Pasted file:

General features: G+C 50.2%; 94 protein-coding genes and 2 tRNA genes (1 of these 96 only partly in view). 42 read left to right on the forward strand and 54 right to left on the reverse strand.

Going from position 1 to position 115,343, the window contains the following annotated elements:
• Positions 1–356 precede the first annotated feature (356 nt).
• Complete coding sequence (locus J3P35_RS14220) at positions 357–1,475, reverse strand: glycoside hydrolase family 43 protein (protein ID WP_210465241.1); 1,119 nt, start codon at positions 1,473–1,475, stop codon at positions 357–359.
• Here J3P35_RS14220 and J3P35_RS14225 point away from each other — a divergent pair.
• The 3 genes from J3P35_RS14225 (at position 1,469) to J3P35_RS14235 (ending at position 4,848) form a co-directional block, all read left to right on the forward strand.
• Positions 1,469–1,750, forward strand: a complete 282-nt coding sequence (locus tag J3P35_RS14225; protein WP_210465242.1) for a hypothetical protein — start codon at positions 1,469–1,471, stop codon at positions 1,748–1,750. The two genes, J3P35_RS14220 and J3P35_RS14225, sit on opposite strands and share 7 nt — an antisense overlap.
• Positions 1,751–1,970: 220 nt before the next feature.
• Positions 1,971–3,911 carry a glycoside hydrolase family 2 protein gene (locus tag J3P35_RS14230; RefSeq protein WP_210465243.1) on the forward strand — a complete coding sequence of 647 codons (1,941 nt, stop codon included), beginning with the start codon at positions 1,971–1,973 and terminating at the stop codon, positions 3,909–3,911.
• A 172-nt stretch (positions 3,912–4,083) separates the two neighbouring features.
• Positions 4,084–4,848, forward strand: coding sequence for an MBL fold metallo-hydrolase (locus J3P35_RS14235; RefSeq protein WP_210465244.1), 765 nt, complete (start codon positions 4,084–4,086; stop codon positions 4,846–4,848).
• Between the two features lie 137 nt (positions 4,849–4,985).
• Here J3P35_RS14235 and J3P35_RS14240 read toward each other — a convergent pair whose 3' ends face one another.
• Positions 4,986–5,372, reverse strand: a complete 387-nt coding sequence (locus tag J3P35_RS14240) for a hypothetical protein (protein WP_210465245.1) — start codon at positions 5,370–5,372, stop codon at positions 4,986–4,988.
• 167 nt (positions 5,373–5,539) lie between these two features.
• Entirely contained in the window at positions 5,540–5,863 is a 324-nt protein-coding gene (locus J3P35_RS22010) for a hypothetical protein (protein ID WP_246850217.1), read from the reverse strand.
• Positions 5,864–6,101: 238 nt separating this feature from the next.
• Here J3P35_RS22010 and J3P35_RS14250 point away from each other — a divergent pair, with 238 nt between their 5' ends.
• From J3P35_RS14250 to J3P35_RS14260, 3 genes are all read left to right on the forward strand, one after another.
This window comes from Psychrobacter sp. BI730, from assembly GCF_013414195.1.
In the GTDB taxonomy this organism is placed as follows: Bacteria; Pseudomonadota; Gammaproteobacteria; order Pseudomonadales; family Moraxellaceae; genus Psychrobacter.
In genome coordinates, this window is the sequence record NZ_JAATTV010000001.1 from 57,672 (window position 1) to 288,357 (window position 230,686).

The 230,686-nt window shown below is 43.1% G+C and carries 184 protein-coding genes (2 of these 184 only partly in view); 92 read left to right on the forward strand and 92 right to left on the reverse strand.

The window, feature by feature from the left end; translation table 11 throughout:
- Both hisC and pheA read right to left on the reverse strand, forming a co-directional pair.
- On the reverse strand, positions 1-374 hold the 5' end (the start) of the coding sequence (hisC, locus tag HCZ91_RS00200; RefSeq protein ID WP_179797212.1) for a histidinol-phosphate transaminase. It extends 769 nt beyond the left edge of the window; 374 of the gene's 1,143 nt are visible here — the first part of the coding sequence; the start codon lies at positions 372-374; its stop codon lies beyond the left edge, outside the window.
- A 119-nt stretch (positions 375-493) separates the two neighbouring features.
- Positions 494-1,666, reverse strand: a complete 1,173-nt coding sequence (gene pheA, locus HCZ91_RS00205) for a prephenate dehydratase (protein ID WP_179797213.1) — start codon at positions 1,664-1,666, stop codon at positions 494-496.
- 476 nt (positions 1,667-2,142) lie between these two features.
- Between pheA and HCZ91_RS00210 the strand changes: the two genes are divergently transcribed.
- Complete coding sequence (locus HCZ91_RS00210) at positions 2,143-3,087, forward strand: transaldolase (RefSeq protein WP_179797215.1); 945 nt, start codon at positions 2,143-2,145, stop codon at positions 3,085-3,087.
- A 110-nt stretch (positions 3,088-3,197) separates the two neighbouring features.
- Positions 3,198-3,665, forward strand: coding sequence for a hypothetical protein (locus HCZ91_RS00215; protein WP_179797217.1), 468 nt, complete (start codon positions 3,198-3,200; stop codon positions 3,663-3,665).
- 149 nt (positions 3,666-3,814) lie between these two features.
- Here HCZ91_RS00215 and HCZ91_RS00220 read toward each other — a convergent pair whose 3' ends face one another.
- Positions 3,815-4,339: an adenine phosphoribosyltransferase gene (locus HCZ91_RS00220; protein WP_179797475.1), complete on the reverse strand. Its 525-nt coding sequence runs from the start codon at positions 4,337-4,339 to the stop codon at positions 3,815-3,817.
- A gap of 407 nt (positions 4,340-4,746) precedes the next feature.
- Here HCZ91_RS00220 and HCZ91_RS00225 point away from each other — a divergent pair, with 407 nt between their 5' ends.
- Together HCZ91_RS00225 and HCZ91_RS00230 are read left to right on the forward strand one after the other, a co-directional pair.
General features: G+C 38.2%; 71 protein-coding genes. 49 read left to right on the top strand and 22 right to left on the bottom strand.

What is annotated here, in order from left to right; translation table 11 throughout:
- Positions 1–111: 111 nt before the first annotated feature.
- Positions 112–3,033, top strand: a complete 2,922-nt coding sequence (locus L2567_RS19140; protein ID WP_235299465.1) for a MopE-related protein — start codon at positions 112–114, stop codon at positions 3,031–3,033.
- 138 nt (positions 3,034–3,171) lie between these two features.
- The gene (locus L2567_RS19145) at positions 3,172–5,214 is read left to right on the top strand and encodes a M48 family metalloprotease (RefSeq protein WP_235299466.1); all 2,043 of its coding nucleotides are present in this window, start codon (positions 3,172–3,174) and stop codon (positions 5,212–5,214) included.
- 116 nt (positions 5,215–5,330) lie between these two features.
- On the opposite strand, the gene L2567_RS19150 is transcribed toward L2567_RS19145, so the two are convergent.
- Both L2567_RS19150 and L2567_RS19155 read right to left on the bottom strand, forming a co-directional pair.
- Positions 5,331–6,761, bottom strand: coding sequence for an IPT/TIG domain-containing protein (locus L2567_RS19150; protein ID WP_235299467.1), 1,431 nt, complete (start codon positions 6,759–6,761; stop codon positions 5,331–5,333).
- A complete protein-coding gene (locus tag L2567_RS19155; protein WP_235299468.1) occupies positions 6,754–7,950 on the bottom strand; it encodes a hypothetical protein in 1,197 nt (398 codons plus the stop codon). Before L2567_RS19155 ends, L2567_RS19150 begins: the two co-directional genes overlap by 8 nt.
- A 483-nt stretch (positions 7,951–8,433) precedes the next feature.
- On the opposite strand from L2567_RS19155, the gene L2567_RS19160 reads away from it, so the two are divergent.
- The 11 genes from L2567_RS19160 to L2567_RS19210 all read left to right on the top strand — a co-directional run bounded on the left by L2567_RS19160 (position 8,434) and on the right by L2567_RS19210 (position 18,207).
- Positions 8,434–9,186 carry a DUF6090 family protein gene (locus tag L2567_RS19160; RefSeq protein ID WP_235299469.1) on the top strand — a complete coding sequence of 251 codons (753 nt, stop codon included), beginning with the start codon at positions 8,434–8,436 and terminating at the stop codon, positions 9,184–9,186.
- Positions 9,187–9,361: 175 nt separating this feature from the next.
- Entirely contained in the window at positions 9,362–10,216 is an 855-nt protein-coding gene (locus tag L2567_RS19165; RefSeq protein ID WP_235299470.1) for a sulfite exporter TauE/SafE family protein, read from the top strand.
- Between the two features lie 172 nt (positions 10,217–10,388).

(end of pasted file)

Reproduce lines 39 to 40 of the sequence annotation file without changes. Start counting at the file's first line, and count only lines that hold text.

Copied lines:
- Together HCZ91_RS00225 and HCZ91_RS00230 are read left to right on the forward strand one after the other, a co-directional pair.
General features: G+C 38.2%; 71 protein-coding genes. 49 read left to right on the top strand and 22 right to left on the bottom strand.